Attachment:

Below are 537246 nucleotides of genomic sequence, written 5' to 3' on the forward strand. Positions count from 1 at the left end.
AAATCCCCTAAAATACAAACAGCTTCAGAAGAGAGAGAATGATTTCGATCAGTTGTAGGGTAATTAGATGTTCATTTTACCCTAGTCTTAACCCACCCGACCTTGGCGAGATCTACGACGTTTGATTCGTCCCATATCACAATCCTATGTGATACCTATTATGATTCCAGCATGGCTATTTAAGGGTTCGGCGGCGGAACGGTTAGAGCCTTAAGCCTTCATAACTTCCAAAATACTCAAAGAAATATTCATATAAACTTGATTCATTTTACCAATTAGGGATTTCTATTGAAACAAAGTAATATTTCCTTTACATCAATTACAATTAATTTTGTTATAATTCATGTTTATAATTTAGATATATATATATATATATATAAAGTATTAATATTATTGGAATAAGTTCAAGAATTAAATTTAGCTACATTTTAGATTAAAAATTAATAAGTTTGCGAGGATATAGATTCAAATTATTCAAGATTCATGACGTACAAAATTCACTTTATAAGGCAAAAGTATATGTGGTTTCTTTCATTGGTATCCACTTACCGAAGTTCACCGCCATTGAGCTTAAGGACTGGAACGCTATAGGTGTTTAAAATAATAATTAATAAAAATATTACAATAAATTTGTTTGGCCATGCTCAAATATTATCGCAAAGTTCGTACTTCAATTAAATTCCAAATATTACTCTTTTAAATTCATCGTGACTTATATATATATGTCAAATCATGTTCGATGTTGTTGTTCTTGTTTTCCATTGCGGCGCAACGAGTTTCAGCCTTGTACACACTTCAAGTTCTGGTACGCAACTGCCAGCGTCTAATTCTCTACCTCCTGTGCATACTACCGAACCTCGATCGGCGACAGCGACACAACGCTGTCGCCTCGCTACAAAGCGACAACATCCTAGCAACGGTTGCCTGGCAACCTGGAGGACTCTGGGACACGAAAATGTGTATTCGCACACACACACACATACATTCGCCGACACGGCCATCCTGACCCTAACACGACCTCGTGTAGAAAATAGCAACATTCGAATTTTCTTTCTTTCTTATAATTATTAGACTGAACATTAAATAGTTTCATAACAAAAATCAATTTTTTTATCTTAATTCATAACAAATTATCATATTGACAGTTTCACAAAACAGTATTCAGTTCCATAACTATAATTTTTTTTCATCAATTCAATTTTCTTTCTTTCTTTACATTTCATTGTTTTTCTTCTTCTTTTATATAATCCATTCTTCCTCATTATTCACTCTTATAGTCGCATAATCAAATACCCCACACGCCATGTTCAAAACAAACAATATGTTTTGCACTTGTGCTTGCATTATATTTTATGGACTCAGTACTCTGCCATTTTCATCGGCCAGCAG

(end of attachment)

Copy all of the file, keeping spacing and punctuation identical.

Below are 537246 nucleotides of genomic sequence, written 5' to 3' on the forward strand. Positions count from 1 at the left end.
AAATCCCCTAAAATACAAACAGCTTCAGAAGAGAGAGAATGATTTCGATCAGTTGTAGGGTAATTAGATGTTCATTTTACCCTAGTCTTAACCCACCCGACCTTGGCGAGATCTACGACGTTTGATTCGTCCCATATCACAATCCTATGTGATACCTATTATGATTCCAGCATGGCTATTTAAGGGTTCGGCGGCGGAACGGTTAGAGCCTTAAGCCTTCATAACTTCCAAAATACTCAAAGAAATATTCATATAAACTTGATTCATTTTACCAATTAGGGATTTCTATTGAAACAAAGTAATATTTCCTTTACATCAATTACAATTAATTTTGTTATAATTCATGTTTATAATTTAGATATATATATATATATATATAAAGTATTAATATTATTGGAATAAGTTCAAGAATTAAATTTAGCTACATTTTAGATTAAAAATTAATAAGTTTGCGAGGATATAGATTCAAATTATTCAAGATTCATGACGTACAAAATTCACTTTATAAGGCAAAAGTATATGTGGTTTCTTTCATTGGTATCCACTTACCGAAGTTCACCGCCATTGAGCTTAAGGACTGGAACGCTATAGGTGTTTAAAATAATAATTAATAAAAATATTACAATAAATTTGTTTGGCCATGCTCAAATATTATCGCAAAGTTCGTACTTCAATTAAATTCCAAATATTACTCTTTTAAATTCATCGTGACTTATATATATATGTCAAATCATGTTCGATGTTGTTGTTCTTGTTTTCCATTGCGGCGCAACGAGTTTCAGCCTTGTACACACTTCAAGTTCTGGTACGCAACTGCCAGCGTCTAATTCTCTACCTCCTGTGCATACTACCGAACCTCGATCGGCGACAGCGACACAACGCTGTCGCCTCGCTACAAAGCGACAACATCCTAGCAACGGTTGCCTGGCAACCTGGAGGACTCTGGGACACGAAAATGTGTATTCGCACACACACACACATACATTCGCCGACACGGCCATCCTGACCCTAACACGACCTCGTGTAGAAAATAGCAACATTCGAATTTTCTTTCTTTCTTATAATTATTAGACTGAACATTAAATAGTTTCATAACAAAAATCAATTTTTTTATCTTAATTCATAACAAATTATCATATTGACAGTTTCACAAAACAGTATTCAGTTCCATAACTATAATTTTTTTTCATCAATTCAATTTTCTTTCTTTCTTTACATTTCATTGTTTTTCTTCTTCTTTTATATAATCCATTCTTCCTCATTATTCACTCTTATAGTCGCATAATCAAATACCCCACACGCCATGTTCAAAACAAACAATATGTTTTGCACTTGTGCTTGCATTATATTTTATGGACTCAGTACTCTGCCATTTTCATCGGCCAGCAG